How to prepare for leaving care

Leaving care is a big step but there are supports available to help

Written by spunout


If you are a young person living in care, once you turn 18 you will have to transition out of the care system. Leaving care can be difficult, and you will need to be aware of the supports available to you as you leave your foster home. For some people, they may feel that they are ready to leave care, but if you do not feel this way or are worried about your future this is completely understandable.

Although you are technically an adult at 18, this is still a young age and a time when you are still learning and developing as a young adult. It is rare that many 18-year-olds would move out and live by themselves, so if you are feeling overwhelmed by this prospect, that is completely understandable. It is important to remember that when you leave care there will be support available to you. Becoming aware of who and what organisations can help you before you turn 18, can help to make your transition from care easier.

How to prepare for leaving care

Aftercare in Ireland

Aftercare is the support and services for young people who were in care, provided after they reach 18 years of age. Aftercare services build on the work of foster carers, social workers and residential workers in preparing young people for adulthood.

Aftercare includes advice, guidance and practical support. Aftercare preparation should begin before you turn 18 and can begin as early as 16 years. If you are in care, you should start asking your social worker about preparation for aftercare from the age of 16. Beginning early means you can work out with your social worker what supports you may need once you have left care.

Aftercare services can support care leavers up until the age of 21, or up until the age of 23 if you are in full time education. You can apply for Aftercare at any stage up until you turn 21.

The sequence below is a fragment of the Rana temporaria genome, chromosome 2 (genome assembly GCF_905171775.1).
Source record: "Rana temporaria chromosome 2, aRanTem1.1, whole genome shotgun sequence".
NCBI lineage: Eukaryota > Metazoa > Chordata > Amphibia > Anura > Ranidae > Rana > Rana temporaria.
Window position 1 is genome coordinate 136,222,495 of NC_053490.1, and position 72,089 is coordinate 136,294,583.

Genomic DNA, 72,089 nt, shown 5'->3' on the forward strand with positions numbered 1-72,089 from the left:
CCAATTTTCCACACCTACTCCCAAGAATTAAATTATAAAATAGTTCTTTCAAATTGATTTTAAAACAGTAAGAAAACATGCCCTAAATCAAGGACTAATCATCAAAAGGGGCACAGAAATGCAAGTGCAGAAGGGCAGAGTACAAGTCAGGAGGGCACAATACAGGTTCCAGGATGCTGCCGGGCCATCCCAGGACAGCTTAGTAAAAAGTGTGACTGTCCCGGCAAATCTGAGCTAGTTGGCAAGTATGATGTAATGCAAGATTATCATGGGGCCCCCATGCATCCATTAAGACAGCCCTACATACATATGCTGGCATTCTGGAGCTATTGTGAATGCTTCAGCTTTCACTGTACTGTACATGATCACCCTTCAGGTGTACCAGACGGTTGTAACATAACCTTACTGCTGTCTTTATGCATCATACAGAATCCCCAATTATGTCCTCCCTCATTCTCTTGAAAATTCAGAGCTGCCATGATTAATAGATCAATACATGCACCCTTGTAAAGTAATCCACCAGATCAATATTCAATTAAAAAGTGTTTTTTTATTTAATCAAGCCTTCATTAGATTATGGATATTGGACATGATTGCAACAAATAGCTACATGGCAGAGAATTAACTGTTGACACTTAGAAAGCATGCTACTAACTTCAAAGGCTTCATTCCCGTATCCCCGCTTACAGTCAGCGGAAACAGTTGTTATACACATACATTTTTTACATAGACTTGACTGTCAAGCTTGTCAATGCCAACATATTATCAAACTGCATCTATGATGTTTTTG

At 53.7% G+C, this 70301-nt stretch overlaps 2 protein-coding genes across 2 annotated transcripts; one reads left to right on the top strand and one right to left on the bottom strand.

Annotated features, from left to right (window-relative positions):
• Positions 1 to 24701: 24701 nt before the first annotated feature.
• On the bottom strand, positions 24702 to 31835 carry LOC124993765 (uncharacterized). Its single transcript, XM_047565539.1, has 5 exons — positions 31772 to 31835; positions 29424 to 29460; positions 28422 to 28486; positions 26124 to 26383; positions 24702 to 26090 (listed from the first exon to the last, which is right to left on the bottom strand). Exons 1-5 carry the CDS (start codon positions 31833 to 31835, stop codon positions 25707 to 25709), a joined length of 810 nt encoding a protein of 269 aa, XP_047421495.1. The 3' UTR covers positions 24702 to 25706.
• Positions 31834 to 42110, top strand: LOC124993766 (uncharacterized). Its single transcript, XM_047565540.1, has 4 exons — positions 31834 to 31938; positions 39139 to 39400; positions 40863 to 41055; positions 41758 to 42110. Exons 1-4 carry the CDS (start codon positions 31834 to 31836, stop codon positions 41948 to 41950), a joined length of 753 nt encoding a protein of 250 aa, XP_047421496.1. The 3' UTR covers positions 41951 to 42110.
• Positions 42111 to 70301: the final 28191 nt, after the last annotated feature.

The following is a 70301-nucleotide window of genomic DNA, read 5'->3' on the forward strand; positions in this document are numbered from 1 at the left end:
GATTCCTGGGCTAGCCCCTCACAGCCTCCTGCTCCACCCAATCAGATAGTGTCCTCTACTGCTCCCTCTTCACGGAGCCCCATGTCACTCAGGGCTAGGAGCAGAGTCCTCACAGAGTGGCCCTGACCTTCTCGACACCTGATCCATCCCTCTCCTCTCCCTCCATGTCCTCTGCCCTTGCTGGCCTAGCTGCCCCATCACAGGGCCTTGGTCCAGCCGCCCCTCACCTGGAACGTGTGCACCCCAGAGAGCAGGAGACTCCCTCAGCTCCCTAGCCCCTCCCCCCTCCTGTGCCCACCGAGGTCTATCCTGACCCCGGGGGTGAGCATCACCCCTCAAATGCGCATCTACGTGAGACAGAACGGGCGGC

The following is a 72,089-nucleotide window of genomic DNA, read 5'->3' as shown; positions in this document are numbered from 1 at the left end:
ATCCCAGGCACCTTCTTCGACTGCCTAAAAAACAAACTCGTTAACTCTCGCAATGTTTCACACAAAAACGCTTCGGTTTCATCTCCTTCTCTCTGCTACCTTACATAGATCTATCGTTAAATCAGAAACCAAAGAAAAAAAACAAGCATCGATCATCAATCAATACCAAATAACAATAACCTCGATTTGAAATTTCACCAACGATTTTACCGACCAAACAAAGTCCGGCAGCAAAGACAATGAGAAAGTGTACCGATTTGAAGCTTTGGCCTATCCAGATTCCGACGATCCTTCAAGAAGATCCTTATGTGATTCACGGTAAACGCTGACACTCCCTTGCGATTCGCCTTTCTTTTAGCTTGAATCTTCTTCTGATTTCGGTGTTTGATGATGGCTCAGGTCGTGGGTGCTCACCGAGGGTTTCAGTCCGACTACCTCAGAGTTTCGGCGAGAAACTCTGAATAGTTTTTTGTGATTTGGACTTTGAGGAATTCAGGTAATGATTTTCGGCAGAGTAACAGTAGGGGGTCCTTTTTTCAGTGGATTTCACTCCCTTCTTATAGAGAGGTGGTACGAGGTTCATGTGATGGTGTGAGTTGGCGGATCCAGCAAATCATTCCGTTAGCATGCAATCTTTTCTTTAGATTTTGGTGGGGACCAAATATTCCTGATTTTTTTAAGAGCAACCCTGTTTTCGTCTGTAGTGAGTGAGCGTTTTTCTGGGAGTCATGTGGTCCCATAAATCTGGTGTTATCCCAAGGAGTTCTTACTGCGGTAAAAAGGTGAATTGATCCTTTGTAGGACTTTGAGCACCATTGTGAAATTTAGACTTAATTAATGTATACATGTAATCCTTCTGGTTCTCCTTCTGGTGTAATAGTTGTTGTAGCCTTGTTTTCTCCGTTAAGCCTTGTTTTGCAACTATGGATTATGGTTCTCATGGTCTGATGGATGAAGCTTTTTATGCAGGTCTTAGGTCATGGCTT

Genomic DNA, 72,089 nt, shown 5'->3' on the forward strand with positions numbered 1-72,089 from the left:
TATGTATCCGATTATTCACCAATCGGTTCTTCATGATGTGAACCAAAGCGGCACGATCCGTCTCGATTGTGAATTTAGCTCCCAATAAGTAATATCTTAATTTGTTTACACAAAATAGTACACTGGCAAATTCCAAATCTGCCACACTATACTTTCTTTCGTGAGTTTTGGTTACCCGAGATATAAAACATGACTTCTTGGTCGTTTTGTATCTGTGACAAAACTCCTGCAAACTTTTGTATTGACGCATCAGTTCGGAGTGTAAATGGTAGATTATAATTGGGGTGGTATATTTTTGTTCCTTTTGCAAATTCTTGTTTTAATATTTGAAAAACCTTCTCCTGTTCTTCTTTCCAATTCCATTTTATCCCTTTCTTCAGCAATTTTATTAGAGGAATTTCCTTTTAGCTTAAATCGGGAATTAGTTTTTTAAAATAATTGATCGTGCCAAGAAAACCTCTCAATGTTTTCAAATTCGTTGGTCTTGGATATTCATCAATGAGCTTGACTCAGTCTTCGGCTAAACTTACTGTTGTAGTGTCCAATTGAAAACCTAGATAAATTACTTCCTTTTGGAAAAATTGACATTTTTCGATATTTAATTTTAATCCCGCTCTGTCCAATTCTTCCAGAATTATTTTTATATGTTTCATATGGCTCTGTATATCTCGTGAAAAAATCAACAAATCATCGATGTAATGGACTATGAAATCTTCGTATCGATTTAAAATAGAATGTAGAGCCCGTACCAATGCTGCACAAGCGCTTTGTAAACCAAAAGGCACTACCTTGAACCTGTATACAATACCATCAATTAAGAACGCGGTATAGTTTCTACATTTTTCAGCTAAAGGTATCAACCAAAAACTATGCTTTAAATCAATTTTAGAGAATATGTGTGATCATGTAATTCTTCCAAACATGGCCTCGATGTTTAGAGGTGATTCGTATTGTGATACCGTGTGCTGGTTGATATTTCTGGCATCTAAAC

Read our full article on Aftercare to learn more about the criteria for accessing the service.

Aftercare allowance

In 2015, Tusla introduced a Standardised National Aftercare Allowance. This is a regular payment for young people who:

  • Have been in care for 12 months on their 16th birthday or
  • Have been in care for 12 months in a row before their 18th birthday

The allowance can be up to €300 per week. A young person may also be entitled to grants as a care leaver from Care Leavers Ireland. Check your eligibility for National Aftercare Allowance.


Pathways is an Aftercare guide for young people leaving care which has been created by people who have already left care and become independent. This guide is full of detailed sections which explain everything you might need to know about leaving care and finding a place of your own. It shares experiences and stories from both those who have left care and become independent, and professionals who have helped support young people during this time.

Download Pathways as a PDF. Pathways has been published jointly by EPIC, Focus Ireland and Empower Ireland, all of whom work directly with those in care.

Transitional housing

Transitional housing is for people who need time and assistance to prepare for independent living.

As well as providing medium-term accommodation, these schemes generally:

  • Help people build their skills and capacity to establish themselves in a home
  • Address any issues that the person might have that would make long-term housing unsustainable

Transitional housing is always time-limited and usually ranges from 6 months to 2 years.

Some projects focus on particular groups, such as rough sleepers, single parents, young people leaving State residential care. The services vary from project to project but are directly linked to the needs of residents. They can include individual needs analysis, personal planning and support, court support, outreach, family support, counselling, advocacy, prison community links, education and employment support, and life skills training programmes.

These transitional housing projects can only be accessed through referrals from other agencies. Transitional housing is funded through local authorities, the Health Service Executive (HSE) or local organisations, depending on the type of project. Residents pay a weekly charge towards their accommodation.

Speak to your social worker to see if this type of supported living arrangement is something available to you. Your social worker will then be able to refer you to one of these services if you are eligible.

Looking for further advice?

Focus Ireland offer further advice online and over the phone.

  • Focus Ireland Dublin: Call 01 881 5900
  • Focus Ireland Waterford: Call 051 879 810
  • Focus Ireland Limerick: Call 086 0354513
  • Focus Ireland Kilkenny: Call 056 779 4565
  • Focus Ireland Cork: Call 021 427 3646
  • Focus Ireland Sligo: 071 914 9974

Need more information, advice or guidance?

We offer information, advice and guidance about the issues that matter to you. Our online Youth Information Chat service is for 16 to 25 year olds and is available Monday to Friday, 4pm to 8pm (excluding Bank Holidays).

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